I am having similar problem with the basement slope being exceptionally steep around the floor drain (similar to this: How do I level a basement floor but not the slab underneath?). The discussion there seems to lead to a specific solution:

  1. Extend the drain to the new level
  2. Pour self-leveling cement to raise the floor
  3. Create channels in the freshly poured cement for the water to drain

So the questions are:

  • Is that a practical solution to this problem?
  • If so, which method would be most effective in crating these water channels?
    • Using a wide screwdriver (how do you maintain consistent slope without displacing surrounding concrete)?
    • Laying down a pattern of 1/2" dowls/PVC pipes (how do you construct this pattern? what pattern would work best?)
    • What about cutting them in with a circular saw after the concrete sets (seems messy, time consuming, producing narrow channels with no slope?)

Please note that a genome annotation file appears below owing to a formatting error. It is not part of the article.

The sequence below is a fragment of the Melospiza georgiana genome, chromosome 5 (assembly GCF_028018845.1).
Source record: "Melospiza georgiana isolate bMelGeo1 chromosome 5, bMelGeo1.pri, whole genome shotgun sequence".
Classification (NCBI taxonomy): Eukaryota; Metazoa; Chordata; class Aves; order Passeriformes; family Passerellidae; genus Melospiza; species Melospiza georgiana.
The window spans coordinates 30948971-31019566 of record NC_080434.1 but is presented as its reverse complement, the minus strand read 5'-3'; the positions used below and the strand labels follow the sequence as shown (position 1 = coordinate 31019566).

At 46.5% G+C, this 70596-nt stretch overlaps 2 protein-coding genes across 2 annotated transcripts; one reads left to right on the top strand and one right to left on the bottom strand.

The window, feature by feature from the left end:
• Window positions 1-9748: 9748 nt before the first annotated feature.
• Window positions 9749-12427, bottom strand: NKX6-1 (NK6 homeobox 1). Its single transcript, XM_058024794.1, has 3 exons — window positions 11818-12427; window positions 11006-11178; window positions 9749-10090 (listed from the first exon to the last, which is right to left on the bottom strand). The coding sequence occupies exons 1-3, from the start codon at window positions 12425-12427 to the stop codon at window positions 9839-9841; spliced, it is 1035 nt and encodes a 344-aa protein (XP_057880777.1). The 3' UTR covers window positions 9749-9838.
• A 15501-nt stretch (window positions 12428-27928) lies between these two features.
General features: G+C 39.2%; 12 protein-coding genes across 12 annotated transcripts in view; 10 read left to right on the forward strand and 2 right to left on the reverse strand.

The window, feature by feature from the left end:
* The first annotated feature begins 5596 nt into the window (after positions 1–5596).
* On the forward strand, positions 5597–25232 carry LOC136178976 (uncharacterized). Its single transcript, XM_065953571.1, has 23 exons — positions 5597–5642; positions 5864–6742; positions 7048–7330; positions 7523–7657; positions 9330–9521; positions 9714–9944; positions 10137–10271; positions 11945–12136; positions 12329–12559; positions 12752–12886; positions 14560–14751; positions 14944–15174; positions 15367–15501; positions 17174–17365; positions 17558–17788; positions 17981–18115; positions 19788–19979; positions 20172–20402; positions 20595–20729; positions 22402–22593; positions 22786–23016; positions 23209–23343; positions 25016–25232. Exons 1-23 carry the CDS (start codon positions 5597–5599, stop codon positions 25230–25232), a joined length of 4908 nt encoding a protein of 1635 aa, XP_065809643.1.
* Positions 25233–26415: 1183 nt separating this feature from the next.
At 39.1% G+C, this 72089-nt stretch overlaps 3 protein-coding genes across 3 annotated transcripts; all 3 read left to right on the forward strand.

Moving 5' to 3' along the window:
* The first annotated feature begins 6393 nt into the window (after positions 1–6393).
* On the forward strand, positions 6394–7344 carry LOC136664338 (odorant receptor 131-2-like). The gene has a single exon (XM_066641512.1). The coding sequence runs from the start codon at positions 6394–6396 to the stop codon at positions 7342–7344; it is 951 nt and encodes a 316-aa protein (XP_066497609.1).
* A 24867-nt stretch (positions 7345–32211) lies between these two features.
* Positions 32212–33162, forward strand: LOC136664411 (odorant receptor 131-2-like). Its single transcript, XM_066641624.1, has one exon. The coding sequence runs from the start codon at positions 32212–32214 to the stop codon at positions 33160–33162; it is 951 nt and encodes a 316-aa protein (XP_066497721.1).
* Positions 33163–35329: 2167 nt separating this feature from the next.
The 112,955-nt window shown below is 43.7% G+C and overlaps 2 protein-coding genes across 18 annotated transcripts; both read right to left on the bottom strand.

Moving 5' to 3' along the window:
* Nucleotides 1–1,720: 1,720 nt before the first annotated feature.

Well, as they say, a picture is worth a thousand words. So, ideally, I would like to see this method in action or in its finished state.

PS: I am also considering laying down Delta FL over the entire area to act as a vapor barrier/subfloor; laminate on top...

  • 2
    If you are looking to put another floor over the top, I'd leave the drain and slope alone. Tooling channels into wet cement is one of those ideas that sounds better when you haven't tried it. There are fewer practical problems with saw cutting, especially if you do it soon, while the fresh cement is set, but not very strong yet. Slope is provided by shimming a board for the saw to ride on which develops the proper slope in the channels. Wider channels can be made by cutting parallel lines and breaking out the remains between them, though narrow saw cuts are perfectly adequate if kept clear. – Ecnerwal May 23 '14 at 22:07

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